Ive had a number

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I’ve had a number of readers ask me why I would repeat John Kerry’s ‘bring it on’ language and implicitly endorse Max Cleland’s dig at Saxby Chambliss.

There are actually several questions here. So let me try to answer each in their turn.

The first point is why I would embrace the idea that military service or lack thereof is a legitimate campaign issue. Don’t I feel that Bill Clinton was unfairly pilloried on this ground? Didn’t John Kerry say in 1992 that we shouldn’t divide the country by getting into people’s Vietnam era service and reopening those old national wounds?

So is this hypocritical?

Well, in a limited sense, of course it is. But let’s look at what those who make this argument really want.

[Thinking this over, if anything, I think I’ve overstated the matter. As I’ve said previously, if the president would simply tell the truth about his military service, it really wouldn’t be a very deal. Of course, at this point he’s made his bed.]

Republicans believe past military service counts on political and character grounds. So without a flutter of conscience they can maul Democrats who don’t match up and even many who do. But Democrats don’t think it should matter. So they should remain mum when Republicans run candidates who skated out of military service with whipped up medical ailments or political connections.

That sounds to me like unilateral disarmament, which last I heard is something Republicans don’t believe in. I can understand why Republicans would want a political rule book that permits aggressive attacks by Republicans and prescribes timidity from Democrats. But I can’t fathom why Democrats should go along with it.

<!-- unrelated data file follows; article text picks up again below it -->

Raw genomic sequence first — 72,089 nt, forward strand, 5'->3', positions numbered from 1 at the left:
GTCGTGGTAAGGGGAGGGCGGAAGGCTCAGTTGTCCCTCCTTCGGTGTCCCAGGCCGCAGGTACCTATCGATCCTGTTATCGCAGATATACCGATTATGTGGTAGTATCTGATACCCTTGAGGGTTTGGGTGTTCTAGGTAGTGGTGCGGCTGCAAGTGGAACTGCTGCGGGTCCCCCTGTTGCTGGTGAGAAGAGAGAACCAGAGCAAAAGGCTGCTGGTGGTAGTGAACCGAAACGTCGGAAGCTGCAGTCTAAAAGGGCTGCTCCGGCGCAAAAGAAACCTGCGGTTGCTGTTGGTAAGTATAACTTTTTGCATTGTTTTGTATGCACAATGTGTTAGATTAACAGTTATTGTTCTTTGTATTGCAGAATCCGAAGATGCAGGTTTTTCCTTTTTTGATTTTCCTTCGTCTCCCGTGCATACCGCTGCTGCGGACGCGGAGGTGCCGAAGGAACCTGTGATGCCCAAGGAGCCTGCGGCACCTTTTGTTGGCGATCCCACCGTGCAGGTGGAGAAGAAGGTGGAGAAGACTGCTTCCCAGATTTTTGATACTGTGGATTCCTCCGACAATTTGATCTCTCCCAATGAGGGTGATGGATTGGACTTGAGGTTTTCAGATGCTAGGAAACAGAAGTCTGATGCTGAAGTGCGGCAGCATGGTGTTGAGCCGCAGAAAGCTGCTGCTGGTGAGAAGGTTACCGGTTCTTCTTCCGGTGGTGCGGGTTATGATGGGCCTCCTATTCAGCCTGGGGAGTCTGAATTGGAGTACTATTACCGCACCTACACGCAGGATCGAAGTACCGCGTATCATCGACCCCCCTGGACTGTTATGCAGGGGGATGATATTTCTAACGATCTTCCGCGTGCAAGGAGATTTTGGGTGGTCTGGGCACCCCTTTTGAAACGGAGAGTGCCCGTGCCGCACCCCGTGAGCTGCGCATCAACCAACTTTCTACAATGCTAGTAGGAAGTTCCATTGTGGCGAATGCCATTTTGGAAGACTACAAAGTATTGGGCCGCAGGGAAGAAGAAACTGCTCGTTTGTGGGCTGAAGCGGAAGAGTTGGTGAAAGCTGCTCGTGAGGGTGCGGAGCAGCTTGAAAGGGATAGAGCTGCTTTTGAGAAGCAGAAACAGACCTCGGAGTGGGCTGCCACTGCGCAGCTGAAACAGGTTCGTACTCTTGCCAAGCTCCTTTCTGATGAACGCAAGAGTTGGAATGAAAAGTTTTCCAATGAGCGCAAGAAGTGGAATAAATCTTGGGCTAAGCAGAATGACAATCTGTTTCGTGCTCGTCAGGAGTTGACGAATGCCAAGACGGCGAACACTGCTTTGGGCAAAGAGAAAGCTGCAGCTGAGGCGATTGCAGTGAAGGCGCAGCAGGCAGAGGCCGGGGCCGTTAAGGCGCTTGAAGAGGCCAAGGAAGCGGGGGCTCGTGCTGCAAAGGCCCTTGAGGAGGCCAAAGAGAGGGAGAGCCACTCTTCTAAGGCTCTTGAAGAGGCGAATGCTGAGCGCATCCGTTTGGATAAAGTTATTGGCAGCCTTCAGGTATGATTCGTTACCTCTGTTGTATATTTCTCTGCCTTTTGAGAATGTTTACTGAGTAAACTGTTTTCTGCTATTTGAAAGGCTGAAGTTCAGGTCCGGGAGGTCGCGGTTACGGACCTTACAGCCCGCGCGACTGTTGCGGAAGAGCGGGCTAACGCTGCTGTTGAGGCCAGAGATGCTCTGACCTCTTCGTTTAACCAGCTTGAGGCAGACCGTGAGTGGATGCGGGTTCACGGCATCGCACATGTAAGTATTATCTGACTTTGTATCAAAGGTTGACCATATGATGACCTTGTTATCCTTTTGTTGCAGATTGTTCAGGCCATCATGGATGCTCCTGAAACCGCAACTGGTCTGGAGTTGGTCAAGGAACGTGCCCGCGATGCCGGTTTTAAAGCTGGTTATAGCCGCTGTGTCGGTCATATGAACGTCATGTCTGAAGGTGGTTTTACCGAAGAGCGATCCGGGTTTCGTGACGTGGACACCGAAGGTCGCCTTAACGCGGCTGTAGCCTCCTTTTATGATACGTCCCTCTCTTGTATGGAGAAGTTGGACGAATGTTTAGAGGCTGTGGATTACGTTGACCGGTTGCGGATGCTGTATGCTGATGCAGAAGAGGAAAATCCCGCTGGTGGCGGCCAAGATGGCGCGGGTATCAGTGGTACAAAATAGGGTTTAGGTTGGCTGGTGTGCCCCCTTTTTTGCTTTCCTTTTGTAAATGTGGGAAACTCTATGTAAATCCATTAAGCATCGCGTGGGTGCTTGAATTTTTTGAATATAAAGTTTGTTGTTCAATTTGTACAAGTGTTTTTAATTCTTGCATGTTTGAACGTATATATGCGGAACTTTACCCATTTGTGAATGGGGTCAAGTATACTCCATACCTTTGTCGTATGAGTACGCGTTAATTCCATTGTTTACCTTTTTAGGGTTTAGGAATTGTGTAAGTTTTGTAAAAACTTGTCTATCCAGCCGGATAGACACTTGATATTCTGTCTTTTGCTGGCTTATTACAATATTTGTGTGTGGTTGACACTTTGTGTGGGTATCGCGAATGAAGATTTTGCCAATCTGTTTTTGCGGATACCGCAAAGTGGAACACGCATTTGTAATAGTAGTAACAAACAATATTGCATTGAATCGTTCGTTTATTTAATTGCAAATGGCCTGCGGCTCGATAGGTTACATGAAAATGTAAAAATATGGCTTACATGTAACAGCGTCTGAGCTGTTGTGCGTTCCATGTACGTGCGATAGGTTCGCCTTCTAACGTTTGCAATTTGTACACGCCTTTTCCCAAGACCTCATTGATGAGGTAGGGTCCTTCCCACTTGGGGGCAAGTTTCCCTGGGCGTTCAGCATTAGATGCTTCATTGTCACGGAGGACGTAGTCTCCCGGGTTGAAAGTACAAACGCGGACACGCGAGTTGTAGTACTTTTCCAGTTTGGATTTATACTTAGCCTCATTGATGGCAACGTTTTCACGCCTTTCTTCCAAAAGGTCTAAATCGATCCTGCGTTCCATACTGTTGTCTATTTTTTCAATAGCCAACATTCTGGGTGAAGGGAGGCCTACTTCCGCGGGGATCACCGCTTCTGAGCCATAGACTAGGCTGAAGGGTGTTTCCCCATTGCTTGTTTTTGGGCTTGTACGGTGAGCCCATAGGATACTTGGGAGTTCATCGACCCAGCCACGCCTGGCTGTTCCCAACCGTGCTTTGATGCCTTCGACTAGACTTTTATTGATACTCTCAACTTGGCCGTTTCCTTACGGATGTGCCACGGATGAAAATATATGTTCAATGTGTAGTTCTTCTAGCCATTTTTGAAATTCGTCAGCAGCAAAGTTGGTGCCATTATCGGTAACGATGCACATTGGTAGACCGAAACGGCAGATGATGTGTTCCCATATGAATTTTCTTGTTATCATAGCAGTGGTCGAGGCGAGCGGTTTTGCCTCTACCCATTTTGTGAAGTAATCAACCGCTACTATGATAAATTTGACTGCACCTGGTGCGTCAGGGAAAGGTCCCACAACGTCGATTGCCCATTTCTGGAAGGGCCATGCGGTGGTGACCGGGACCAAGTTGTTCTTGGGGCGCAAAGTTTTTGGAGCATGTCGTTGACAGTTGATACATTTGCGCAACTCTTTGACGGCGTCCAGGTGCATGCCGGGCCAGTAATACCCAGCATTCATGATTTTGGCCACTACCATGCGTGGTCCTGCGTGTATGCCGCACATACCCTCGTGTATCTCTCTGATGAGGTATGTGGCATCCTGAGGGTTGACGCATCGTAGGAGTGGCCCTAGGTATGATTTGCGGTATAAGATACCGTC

Then there’s another point. Some people say some version of the following: Democrats are naive if they think Kerry’s Vietnam service will stop him from getting a Republican mauling. After all, look what good it did Max Cleland.

Good point. But this isn’t the reasoning. Or, at least, it’s not my reasoning. I think it’ll be different this time because the Democrats will go on the offensive early and not let up. The fact that Kerry is also a decorated Veteran helps a lot. But the determination to fight back is the fundamental difference. Without that, his record might well be of little consequence.

Yet another point.

Some have said explicitly and others have implied that the new attacks on Kerry’s war protestor record are either payback for the attacks on Bush or the logical consequence of the Dems hitting the president on his service record. This is, I think, a subtext to a lot of the higher-minded commentary — that, shall we say, of the supercilious center.

To this I can only say that, to paraphrase the immortal Mr. T, I pity the fool who actually believes this. All past experience and present evidence tells us these attacks were on the way regardless. As I noted a couple weeks ago in The Hill, this is simply Democrats embracing a political variant of the Bush Doctrine of preemption. The only difference being that they actually know their opponents have the weapons.

The deeper question here is whether Democrats should be campaigners and campaign critics-cum-ethicists at the same time, rather than hitting their political opponents on every point of vulnerability. And I think it’s a question most of them have already answered for themselves over the last three years. We’ll return to this and the broader issue of Democratic foreign policy in subsequent posts.

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